When I first came to NSF to head up the Biological Sciences Directorate, I learned about a very interesting connection between climate change and human disease. Now hantaviruses are carried by rodents. In the Western Hemisphere, they cause serious cardiopulmonary disease in humans. In the Eastern Hemisphere, these viruses result in haemorrhagic fever with renal syndrome. The point is that their rodent hosts as migrating as the climate changes, so there are places in the US that now have the human disease that previously didn’t. You can read about that here.
Why am I writing about hantaviruses? Because it is a clearcut example where a viral-borne diseases affects a new, previously naive human population as a result of climate disruption. When species that act as reservoirs for viruses change their habitat to escape a warming climactic temperature, they act as vectors. Just as significant to public health as infected humans jumping on commercial airliners. For more on this notion in the context of COVID19, see here.
Princeton emeritus professor Will Happer, more here.
I’ll simply note his views on climate are at variance with the global scientific consensus. His question about whether increases in CO2 result in the carbon sink of plant life on the planet is interesting. Since the Carbon Cycle is coupled in various complex ways to plant growth (e.g. through the Nitrogen Cycle), I’d say the answer is not obvious.
I’ve been in Jeff’s cross-hairs before, so I don’t envy Kelvin in this case. The piece is here. My own reaction is that I’d like to see the entire context. The YouTube video of Dr. Droegemeier’s partial remarks is here.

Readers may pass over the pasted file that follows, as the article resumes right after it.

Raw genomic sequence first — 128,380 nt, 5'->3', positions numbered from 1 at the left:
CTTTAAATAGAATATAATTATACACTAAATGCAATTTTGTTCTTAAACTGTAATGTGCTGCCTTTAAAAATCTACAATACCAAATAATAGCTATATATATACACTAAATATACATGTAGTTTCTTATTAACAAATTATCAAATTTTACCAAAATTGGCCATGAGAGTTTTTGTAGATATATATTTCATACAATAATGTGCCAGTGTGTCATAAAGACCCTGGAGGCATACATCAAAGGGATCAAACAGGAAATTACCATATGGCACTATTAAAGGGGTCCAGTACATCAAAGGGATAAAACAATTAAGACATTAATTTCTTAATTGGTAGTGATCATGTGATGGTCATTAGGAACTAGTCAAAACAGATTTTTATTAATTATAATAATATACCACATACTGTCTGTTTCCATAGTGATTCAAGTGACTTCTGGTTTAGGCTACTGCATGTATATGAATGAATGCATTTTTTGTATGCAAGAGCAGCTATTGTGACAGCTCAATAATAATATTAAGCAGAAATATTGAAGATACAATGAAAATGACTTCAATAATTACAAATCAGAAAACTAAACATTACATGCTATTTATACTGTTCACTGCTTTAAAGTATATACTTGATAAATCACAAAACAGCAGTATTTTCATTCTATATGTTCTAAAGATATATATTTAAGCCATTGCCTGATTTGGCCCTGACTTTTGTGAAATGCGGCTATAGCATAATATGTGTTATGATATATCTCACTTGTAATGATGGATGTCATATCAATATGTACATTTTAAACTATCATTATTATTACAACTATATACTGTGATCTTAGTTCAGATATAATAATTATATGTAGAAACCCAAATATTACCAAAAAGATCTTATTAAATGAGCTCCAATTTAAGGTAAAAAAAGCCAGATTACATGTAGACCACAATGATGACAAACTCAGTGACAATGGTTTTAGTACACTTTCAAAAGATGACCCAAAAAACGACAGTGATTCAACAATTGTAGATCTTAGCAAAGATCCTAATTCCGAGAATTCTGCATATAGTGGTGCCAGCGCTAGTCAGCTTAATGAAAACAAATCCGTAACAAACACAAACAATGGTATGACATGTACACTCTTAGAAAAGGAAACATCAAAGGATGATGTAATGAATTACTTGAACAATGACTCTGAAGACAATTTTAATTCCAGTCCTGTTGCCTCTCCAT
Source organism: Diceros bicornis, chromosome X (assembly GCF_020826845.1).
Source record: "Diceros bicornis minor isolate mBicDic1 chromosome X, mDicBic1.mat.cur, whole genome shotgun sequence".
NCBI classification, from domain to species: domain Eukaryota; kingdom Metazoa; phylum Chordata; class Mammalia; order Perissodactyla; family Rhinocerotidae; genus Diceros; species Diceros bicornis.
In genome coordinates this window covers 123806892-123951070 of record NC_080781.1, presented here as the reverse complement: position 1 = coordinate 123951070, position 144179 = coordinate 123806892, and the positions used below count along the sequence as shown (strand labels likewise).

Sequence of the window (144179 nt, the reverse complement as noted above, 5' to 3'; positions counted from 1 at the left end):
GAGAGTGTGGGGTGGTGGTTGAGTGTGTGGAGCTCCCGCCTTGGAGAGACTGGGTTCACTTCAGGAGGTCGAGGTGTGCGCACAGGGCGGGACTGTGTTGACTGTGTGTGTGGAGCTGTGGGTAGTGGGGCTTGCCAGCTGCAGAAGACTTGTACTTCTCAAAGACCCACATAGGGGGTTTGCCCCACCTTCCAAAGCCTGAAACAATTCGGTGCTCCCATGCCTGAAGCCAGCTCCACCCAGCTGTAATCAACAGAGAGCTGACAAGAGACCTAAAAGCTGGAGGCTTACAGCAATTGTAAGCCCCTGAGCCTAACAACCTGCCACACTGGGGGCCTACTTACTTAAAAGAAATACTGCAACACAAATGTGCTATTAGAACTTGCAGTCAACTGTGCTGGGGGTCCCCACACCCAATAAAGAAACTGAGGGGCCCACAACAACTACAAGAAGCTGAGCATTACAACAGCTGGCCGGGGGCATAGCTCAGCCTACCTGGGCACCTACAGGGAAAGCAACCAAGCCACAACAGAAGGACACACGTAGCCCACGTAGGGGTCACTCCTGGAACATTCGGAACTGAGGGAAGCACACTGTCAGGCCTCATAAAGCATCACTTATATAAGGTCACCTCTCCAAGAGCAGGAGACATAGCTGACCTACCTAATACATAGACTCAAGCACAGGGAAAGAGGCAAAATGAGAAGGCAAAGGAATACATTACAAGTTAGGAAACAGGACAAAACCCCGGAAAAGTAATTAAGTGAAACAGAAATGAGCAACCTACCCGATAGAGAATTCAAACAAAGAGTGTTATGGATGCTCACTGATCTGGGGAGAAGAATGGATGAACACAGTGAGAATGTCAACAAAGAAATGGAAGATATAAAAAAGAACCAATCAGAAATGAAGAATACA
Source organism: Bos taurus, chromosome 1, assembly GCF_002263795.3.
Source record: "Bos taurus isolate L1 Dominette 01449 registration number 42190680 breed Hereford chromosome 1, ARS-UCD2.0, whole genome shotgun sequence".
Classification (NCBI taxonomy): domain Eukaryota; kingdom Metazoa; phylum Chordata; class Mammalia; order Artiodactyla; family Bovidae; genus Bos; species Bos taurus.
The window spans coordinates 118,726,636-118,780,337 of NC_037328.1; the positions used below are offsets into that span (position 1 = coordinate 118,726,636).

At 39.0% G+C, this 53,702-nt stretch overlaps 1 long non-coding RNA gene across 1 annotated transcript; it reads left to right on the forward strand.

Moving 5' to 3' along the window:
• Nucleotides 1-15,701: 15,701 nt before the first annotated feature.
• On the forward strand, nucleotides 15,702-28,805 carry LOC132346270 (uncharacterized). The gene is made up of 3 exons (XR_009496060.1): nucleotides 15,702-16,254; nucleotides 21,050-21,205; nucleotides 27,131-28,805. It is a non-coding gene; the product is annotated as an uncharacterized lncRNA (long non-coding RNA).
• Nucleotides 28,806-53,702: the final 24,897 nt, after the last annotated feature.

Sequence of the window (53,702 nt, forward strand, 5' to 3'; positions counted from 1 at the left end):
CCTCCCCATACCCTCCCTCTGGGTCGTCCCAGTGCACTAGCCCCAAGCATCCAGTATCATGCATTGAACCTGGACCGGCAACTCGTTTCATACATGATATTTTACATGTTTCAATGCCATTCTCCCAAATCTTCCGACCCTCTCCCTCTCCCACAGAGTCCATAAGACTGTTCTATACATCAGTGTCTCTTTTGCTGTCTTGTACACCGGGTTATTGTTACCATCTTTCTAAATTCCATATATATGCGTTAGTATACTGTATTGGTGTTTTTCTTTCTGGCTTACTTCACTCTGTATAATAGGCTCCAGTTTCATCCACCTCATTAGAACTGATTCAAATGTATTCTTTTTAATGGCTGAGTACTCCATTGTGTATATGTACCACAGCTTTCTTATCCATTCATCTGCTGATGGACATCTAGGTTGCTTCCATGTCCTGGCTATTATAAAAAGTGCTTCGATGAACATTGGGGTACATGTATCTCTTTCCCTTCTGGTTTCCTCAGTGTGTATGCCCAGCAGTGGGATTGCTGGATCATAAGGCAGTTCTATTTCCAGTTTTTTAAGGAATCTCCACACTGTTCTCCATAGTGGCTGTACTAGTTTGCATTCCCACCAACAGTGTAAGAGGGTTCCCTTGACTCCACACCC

Today’s Douthat Column in the NYT is excellent. My readers may know that I attended Amherst College (mentioned in the column) during the 1970’s and can attest to the popularity of the humanities there, at that time. He points out the statistics that show the trend towards the other of C.P. Snow’s Two Cultures. Indeed, when I was at Amherst, I very much wanted to major in political science. It was my parents who pushed me to major in chemistry.
But….it strikes me that Douthat, in despair at the moral crisis of the West, is really just urging us to return, metaphorically, to the modern version of monastery retreats, as the Irish monks did during the Dark Ages when they purportedly saved western cultural tradition.
I don’t think that this will do. Climate Change will not wait for a future Renaissance to arrive. Neither will the thousands of nuclear warheads that sit on alert. It is vital that science and engineering thrive for the future of the planet and the humanities.
As my colleagues know, I read the paper version of Nature every week while reading Science on-line. I find that with the hard copy of the journal on my desk, I read (or at least skim) every article rather than skipping around to what’s in my discipline. So, from Nature, last week, this article popped up. It’s a European finding with what looks like several scores of authors—they looked at plant species diversity data from mountain tops across Europe from a time series of 145 years. The results were striking—an acceleration in “richness” (diversity) with 5X species enrichment during the last decade as compared with the decade 50 years ago.